A son’s fractured view of the immigrant experience
Tommy Kha’s mother is a recurring subject in his photography, but he didn’t realize until five years into their collaboration that she was an imagemaker herself. In 2016, she gifted Kha a photo album of pictures she made when she first arrived in Canada from Vietnam in the 1980s, before she eventually settled in Memphis, where Kha was born. In his debut monograph, Half, Full, Quarter (Aperture), and accompanying solo exhibition—“Ghost Bites,” at Baxter St at the Camera Club of New York through March 22—Kha’s layered portraits, still lifes, and landscapes exist alongside his mother’s own photographs. The collaborative world between mother and son expands.
My Mom’s immigration experiences and my own upbringing are so different, and the way we treat the camera is so different. My mom’s work came out of celebration and an extension of survival. Her photographs are the kind of thing that most people have in their family’s archives, pictures of birthdays and get-togethers that are markers of their existence. They made it this far and it’s worthy of commemoration and remembrance.
And how much of my identity is my mom? What is really my own making? One of my first “puzzle portraits” is of me and my mom. I took two pictures roughly a year apart and aligned the compositions so that I could swap out some of the puzzle pieces where our bodies met. I was like, “Oh god, I look like my mom.” And I started laughing, but then I realized, “Oh shit, I have my mom’s laugh too.”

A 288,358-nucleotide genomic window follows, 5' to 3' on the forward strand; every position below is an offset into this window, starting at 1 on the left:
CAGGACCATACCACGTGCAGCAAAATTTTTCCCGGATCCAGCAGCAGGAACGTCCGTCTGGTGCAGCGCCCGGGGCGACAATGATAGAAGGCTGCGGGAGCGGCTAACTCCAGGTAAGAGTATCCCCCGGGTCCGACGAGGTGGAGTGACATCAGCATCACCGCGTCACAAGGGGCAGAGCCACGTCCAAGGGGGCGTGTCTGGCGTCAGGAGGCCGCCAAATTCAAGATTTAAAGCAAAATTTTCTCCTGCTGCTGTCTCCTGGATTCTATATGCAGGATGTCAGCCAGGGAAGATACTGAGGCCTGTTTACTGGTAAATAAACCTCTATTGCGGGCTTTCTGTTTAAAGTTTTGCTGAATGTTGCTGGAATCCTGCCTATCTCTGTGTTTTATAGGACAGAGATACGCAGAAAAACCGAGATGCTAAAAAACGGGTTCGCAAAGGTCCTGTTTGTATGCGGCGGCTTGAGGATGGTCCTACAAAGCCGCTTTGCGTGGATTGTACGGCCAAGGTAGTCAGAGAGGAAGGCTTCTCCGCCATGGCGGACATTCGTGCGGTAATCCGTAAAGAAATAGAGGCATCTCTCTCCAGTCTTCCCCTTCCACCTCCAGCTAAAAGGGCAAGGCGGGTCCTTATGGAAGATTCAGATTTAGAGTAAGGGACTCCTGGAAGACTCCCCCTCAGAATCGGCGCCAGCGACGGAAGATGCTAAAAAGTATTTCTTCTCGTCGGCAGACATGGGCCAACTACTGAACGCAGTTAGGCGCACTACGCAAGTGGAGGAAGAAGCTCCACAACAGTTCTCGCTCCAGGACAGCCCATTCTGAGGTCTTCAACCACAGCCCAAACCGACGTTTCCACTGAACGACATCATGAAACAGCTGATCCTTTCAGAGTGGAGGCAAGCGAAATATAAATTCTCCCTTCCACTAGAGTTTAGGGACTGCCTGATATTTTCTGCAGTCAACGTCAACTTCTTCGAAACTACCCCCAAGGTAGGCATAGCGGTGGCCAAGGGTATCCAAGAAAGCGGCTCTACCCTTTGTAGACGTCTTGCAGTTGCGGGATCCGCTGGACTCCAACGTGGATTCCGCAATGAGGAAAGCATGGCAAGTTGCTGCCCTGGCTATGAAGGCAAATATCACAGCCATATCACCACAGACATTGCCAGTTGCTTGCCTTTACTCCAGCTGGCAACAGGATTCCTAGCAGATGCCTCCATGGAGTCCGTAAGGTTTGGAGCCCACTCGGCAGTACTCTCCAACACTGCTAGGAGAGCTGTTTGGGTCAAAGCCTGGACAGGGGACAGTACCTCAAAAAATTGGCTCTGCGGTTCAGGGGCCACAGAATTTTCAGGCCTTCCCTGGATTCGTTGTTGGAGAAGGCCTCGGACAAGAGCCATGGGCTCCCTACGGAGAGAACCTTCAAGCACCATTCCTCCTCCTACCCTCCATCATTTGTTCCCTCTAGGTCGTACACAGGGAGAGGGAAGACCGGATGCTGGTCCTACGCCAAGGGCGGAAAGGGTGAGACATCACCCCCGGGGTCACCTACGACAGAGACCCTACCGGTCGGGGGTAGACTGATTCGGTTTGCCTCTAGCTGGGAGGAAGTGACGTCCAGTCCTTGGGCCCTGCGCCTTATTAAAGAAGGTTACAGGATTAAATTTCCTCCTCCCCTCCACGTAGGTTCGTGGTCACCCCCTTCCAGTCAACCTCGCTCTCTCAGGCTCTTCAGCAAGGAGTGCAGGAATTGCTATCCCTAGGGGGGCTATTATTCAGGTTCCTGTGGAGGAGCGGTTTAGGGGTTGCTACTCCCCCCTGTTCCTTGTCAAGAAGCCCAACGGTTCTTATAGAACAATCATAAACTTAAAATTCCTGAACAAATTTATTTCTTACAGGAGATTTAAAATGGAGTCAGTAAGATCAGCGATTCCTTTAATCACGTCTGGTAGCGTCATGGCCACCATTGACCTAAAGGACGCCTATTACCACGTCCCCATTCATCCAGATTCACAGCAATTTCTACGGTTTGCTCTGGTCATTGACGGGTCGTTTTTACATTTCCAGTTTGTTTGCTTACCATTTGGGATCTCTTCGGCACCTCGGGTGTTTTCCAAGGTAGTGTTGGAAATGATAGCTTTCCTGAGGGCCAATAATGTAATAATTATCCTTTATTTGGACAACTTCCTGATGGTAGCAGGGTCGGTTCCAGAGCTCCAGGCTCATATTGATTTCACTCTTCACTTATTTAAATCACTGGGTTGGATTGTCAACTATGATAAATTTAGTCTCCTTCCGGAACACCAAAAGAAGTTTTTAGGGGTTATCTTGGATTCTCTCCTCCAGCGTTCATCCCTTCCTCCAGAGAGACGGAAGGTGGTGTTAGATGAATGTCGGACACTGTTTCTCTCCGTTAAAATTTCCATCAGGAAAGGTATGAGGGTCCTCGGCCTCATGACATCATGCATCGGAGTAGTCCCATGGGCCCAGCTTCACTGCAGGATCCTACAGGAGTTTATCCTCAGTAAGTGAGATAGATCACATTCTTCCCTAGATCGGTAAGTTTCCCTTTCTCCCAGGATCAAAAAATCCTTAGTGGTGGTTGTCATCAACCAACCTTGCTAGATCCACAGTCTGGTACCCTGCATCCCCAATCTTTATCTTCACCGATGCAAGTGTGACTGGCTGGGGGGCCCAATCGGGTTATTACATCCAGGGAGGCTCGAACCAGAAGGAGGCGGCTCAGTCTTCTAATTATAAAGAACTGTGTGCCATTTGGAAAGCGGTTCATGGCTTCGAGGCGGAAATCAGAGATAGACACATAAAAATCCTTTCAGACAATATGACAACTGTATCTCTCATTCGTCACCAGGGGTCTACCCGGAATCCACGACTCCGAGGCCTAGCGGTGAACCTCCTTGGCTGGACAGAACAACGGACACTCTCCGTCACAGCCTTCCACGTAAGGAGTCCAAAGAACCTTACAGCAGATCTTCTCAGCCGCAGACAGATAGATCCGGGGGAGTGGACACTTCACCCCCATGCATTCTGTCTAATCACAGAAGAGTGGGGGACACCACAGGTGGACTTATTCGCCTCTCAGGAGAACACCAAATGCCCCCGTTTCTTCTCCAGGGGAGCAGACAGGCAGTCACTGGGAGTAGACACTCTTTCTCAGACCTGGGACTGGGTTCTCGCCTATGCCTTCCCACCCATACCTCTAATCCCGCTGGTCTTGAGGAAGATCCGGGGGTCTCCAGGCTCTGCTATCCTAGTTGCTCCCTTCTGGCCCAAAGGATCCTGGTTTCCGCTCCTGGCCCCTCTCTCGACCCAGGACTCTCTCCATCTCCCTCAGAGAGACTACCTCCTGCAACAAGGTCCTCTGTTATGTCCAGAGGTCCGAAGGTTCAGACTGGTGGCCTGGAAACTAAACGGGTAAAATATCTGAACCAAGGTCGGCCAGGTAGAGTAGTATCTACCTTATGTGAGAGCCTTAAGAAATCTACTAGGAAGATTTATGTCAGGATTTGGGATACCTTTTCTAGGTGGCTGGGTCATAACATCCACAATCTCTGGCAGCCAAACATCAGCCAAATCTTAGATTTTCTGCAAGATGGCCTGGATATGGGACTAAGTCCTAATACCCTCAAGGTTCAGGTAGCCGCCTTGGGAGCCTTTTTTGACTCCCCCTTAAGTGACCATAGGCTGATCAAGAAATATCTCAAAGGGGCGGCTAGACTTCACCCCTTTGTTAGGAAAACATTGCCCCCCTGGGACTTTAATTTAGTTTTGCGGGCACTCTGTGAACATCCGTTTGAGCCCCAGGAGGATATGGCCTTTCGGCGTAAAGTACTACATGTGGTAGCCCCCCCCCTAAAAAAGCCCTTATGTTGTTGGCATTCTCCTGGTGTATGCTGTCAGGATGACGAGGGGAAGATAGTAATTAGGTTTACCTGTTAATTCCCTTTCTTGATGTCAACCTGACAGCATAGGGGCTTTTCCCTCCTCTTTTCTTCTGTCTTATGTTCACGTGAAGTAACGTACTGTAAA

I wanted to represent and honor the matriarchy of women who raised me—my grandmother, mom, aunts, and sister. The first piece in “Ghost Bites,” on your immediate right when you enter, was supposed to be of my grandmother. She’s losing her sense of self to dementia, and I wanted to represent her as my new subject and collaborator. Due to the size and configuration of the exhibition space, we had to move the work to the middle, which both derailed and reinforced the thinking behind the show. Now, the exhibition starts and ends with my mom. In a way, it’s my mom’s immigration experience as told by a child of immigrants.
There’s a line of small photos of shrines across the walls that are like vanitas to represent my late aunt. I plan to do a project about her murder, but I also wanted to honor her now. There are two photographs in the book that are very quiet, and they’re the first pictures I made of her last known address according to her autopsy report.
I don’t mention my aunt’s murder explicitly, but it’s connected to what’s happening in this country. I was making those photographs and thinking about Half, Full, Quarter when the Atlanta spa shootings happened, when Michelle Go was pushed in front of an oncoming subway car, and when Christina Yuna Lee was killed in her home. It’s not in the monograph, but there’s a secret photo album in the gallery of pictures I made visiting Christina’s memorial shrine in New York’s Chinatown every Sunday. I wanted those images to be present, but I didn’t want to hang them—it’s not my place, and it didn’t feel right.
It felt so much like how my aunt was killed. While the circumstances are a bit different, it comes from the same place that these anti-AAPI sentiments come from. I can’t believe that these things are still happening. That’s the kind of violence that I don’t particularly want to explicitly represent when I think about haunting. But it’s present.
— As told to Harley Wong